Keywords: Acidity, boron, chlorophyll, gibberellin, sunburned

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Sex expression in papaya: morphological marker, molecular genetics and environments

Farzana Mustafa Era, Mohammad Sharif Raihan, A K M Aminul Islam

doi: 10.5455/faa.48652                                         pp: 978-994

Abstract

Papaya (Carica papaya L.) is a polygamous species and the plants are extremely diverse in their sexual systems. Three sex types are available in papaya viz., male, female and hermaphrodite and are controlled by a single gene with three alleles (m, M1, M2). The genotypes represent gynoecious, androecious and hermaphrodite individuals. Ninety percent of freshly dispersed pollen grains were viable in summer but viability dropped to about 45% in some lines and as low as 4.5% in others in winter. The extremes of humidity reduce the storage life of papaya pollen but under ideal (artificial) storage conditions it potentially remains viable for about 5-6 years. The stigma become receptive two days before anthesis and continued up to five days after anthesis but began to decline gradually upto five days after anthesis. Papaya plants produce fruit either through cross-pollination or self-pollination or parthenocarpy depending on their sex types. On an average 1,000 seeds are found in a single fruit, indicating that 1,000 viable pollen grains may fertilized receptive stigma. The sex types in papaya is found to be related with several morphological characters. Seed coat color, petiole thickness, stems color worked as a morphological marker for sex determination in papaya. The black and dark brown seed coat color exhibited higher frequency of the female and hermaphrodite plants. The range of 54–60° petiole orientation, 3.7–4.2 cm petiole thickness and 9.4–10.4 cm petiole length gave higher percentage of female and hermaphrodite plants. On the other hand, unique purple stem color was reported to express as hermaphrodite plants. In case of chemical identification of sex in papaya Almen reagent test, Ammonium molybdite test, Titanous chloride test gave 71%, 60% and 55% accuracy of femaleness respectively. Ethrel gave the most expected number (46.67%) but excessive Ethrel may also cause higher number of male. In case of Kinetin and IBB 100 ppm and 200 ppm gave higher percentage of female. Environment may also affect the sex expression of papya. In along with these, several molecular markers may also be used to identify the sex type of papaya. Among them SSR and RAPD is mostly familiar and successful.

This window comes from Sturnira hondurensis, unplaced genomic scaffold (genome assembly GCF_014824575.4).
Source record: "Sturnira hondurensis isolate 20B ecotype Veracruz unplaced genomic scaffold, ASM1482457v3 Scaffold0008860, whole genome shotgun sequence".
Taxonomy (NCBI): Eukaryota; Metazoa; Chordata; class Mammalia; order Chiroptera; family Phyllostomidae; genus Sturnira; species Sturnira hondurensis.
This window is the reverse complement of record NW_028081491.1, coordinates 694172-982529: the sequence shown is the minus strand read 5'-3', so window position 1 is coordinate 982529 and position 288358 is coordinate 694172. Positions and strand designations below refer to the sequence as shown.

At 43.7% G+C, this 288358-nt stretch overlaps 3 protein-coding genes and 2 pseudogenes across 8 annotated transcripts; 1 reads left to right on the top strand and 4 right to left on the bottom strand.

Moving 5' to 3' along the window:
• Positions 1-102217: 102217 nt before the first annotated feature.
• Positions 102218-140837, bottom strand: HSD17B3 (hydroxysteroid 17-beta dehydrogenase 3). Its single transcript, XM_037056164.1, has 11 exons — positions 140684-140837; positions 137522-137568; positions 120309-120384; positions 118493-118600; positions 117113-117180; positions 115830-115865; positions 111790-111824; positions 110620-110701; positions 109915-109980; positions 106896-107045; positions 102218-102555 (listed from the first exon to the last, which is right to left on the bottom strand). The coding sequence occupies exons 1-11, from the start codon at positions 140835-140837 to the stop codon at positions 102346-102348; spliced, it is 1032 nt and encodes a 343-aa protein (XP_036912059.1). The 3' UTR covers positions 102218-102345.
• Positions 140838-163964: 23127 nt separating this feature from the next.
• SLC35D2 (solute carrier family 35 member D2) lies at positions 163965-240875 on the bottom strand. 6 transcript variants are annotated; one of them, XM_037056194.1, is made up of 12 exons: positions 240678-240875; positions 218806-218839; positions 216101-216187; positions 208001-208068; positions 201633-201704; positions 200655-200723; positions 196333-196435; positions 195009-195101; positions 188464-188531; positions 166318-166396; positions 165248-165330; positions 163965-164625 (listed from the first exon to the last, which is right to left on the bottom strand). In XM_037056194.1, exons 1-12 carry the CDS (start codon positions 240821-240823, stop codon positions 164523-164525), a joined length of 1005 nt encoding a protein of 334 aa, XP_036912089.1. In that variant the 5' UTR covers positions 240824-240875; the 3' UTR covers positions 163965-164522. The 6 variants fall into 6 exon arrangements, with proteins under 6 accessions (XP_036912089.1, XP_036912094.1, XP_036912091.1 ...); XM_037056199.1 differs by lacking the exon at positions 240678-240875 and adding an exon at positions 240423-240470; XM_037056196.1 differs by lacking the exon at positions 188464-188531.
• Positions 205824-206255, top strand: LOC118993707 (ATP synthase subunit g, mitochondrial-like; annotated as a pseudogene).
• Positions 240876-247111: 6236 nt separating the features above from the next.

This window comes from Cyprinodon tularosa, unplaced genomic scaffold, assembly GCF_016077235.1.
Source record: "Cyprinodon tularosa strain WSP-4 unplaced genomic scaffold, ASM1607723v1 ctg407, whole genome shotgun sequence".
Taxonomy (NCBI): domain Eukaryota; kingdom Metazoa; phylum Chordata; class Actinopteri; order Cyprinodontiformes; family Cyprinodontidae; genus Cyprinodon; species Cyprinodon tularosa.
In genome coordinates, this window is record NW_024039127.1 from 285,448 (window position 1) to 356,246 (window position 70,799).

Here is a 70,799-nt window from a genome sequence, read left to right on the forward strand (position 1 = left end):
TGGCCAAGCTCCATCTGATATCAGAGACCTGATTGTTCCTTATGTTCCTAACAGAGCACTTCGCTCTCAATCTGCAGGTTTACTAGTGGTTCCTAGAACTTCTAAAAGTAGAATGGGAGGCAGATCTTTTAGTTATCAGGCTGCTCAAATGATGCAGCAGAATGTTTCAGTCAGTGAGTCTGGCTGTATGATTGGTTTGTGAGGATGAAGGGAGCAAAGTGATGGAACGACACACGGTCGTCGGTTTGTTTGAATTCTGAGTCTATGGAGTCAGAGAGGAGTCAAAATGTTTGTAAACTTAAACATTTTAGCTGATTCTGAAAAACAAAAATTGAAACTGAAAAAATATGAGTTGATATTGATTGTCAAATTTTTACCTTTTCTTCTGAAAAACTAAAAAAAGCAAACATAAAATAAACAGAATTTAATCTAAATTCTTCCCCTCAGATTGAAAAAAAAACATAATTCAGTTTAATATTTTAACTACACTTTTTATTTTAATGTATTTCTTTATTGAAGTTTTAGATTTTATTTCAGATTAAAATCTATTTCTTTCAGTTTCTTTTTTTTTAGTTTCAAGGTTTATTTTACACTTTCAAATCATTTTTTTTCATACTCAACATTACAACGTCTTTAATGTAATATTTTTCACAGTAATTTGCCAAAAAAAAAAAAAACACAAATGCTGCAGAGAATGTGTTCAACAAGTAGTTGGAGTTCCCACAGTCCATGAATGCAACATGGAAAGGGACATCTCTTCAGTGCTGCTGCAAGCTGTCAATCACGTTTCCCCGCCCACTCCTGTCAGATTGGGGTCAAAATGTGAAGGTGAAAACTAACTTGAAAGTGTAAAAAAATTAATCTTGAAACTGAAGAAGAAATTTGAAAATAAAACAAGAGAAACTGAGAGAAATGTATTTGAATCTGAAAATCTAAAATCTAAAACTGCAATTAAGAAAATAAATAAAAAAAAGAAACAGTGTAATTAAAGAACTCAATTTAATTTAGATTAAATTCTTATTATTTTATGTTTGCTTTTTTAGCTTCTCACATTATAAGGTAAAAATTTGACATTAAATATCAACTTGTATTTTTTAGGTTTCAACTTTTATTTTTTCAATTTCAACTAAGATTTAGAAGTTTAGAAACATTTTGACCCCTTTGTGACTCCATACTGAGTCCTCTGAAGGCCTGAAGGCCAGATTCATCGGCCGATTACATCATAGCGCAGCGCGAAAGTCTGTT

Keywords: Carica papaya, polygamous, gynodioecious, hermaphrodite, pistillode, sexual lability